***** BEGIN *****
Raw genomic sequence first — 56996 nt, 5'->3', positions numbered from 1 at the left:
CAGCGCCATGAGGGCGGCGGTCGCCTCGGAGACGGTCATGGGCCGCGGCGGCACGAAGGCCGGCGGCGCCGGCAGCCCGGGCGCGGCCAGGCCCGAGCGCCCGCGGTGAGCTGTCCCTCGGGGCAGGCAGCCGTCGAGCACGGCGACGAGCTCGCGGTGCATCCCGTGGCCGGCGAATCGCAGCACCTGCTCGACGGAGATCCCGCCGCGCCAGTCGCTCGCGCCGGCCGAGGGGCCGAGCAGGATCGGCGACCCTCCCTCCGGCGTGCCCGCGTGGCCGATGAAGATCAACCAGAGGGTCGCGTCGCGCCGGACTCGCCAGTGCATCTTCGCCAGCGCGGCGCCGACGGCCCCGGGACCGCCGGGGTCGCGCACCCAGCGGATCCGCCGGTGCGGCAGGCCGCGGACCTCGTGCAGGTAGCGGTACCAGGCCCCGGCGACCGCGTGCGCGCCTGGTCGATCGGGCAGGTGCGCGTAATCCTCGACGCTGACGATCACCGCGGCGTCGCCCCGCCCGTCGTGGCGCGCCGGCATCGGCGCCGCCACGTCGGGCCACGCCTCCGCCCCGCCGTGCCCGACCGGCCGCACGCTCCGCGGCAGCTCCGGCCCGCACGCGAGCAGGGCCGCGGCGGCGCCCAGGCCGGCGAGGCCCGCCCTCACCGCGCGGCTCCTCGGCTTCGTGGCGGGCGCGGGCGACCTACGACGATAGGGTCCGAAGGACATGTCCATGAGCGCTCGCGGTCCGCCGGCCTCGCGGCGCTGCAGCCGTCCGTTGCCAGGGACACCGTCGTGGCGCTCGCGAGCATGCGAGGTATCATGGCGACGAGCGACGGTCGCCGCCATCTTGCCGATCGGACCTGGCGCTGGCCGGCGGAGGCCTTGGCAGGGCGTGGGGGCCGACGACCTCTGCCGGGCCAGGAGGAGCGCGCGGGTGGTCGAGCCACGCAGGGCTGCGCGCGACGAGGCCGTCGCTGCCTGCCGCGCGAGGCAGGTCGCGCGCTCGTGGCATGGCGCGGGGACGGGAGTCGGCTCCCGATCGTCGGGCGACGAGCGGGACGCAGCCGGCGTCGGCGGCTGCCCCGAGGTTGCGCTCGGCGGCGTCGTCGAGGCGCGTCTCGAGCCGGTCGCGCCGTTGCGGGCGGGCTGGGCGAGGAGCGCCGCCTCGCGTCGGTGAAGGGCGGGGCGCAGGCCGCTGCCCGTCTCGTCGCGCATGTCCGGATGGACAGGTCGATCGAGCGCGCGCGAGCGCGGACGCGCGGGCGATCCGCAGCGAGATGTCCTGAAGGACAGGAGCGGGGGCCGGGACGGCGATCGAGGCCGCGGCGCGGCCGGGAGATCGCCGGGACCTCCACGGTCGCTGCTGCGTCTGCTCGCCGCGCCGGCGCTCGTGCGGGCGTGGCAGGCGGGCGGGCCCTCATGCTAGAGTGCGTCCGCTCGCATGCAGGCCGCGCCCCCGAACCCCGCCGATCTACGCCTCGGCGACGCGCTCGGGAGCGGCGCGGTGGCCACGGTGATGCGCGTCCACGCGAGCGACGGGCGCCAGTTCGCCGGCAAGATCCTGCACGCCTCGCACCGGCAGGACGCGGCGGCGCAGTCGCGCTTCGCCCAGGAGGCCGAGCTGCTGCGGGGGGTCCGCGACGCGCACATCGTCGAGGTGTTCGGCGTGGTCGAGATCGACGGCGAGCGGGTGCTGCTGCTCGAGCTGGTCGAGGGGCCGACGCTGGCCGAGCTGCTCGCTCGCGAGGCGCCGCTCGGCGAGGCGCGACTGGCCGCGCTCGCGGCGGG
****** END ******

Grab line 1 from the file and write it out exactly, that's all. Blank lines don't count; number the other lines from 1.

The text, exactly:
Raw genomic sequence first — 56996 nt, 5'->3', positions numbered from 1 at the left: